Another option is to try breaking your problem into chunks. You may have started off with a large problem, for example: "We need to connect our new microservice into our payment service so that we can accept payments when a user signs up." There may be several questions that spring to mind:
- How do I connect with the payment service?
- What kind of data does it expect? What does it return?
- How will I get the data from the user that I need to send to the payment service?
Once you've gotten a list started, then you can start to break it down even further. What kind of objects will you need in your service? What about making sure your methods are small enough to be tested?
Or maybe what you're stuck on is a complex algorithm. You are doing your best to write something that is elegant and performant. Maybe what you need first, though, is a big clunky thing that isn't all that performant but actually works. Having something that works helps you see where you can improve and refine and make sure it still works.
I'm a big fan of test-driven development, or TDD as its also known. With TDD, you start with a test first; you write a test against a specific aspect of your method, one that will fail first. You then begin to iterate on your code until you can get it to pass. Once it passes, then you move on to the next test you can think of for the next method, or a negative test (one that should fail). Keep iterating and building out your function, class, service, whatever it might be until you feel satisfied.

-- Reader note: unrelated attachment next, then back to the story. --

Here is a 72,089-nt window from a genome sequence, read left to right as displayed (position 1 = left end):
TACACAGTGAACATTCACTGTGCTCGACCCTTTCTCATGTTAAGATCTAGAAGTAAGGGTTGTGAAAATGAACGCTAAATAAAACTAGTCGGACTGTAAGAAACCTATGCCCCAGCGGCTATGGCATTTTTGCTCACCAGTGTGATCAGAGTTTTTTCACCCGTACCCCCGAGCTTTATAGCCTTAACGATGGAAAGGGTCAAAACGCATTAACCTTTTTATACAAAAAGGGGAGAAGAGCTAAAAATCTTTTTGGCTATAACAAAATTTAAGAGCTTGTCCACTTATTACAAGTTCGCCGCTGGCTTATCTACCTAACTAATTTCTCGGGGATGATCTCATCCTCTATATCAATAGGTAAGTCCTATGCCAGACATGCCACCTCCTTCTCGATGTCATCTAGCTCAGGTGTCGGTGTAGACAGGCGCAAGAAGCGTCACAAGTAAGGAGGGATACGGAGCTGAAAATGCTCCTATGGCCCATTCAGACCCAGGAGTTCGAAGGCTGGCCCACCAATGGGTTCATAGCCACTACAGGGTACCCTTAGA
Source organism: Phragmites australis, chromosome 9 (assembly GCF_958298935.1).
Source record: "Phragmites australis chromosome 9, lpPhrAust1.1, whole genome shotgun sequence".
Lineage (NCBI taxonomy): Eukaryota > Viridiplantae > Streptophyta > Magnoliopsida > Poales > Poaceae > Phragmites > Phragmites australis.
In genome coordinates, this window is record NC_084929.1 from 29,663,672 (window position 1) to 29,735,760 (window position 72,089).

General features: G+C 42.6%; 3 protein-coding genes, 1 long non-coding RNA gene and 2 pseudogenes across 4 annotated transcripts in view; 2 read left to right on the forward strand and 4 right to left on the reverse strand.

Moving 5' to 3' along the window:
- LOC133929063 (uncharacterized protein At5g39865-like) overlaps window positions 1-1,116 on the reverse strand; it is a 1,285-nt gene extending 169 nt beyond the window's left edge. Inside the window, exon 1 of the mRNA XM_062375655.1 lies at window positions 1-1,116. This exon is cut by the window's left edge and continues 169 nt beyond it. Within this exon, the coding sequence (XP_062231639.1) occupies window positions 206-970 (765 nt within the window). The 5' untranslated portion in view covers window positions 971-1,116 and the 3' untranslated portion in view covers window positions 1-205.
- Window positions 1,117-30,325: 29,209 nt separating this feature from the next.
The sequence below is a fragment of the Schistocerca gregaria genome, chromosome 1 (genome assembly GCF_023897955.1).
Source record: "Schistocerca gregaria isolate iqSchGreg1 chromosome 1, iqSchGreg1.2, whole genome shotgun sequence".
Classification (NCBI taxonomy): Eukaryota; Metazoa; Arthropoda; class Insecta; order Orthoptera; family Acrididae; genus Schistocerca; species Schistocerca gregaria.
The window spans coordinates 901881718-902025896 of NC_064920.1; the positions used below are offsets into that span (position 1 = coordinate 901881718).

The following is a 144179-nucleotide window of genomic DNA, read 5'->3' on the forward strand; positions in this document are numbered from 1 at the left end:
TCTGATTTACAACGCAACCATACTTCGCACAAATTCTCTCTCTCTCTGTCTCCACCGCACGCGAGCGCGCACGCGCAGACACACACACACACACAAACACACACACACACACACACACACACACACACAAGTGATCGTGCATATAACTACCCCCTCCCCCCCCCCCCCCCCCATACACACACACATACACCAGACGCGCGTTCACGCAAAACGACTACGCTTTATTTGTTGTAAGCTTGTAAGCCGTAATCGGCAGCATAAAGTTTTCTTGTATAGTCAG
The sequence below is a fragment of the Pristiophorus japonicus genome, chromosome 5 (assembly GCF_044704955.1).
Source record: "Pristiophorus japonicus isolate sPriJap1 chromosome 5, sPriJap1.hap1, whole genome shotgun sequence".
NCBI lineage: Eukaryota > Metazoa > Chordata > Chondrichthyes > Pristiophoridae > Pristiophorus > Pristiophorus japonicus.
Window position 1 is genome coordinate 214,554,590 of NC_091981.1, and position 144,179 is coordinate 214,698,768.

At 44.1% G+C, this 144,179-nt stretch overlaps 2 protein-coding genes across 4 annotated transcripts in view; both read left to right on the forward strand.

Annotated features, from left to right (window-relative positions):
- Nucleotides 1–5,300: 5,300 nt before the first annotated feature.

Oftentimes, writing the test first forces you to think through scenarios you would not have thought of in the beginning, and it guides you through changing your interface before you have a lot to change. Doing TDD also forces you to break your problem down to the simplest solution first that passes and then expanding on this.
Pairing with another programmer is another excellent tool for getting unstuck. Much like Rubber Ducking, this forces you to first explain the problem, a possible solution, or an issue that you're having. Then the act of watching as someone else drives, stepping through possible solutions, can open up other avenues neither of you saw.
I've personally used all of these, some of them multiple times in a day. It helps to work through your problems with others, even if they're not real like the rubber ducky ;). No one of these is a given go-to for me; it always depends on the situation at hand as to which method I will choose. If no one is available immediately, I may write down my problem and solution, or talk it out out loud, or I might sketch out something on a whiteboard to try and poke holes in it. If someone is available, I might ask to do a quick Zoom video, or if we're in the same office, I might go over and chat with them in person, or grab someone to sketch something on the whiteboard together. Hopefully, these will help get you unstuck on whatever problem you've been having.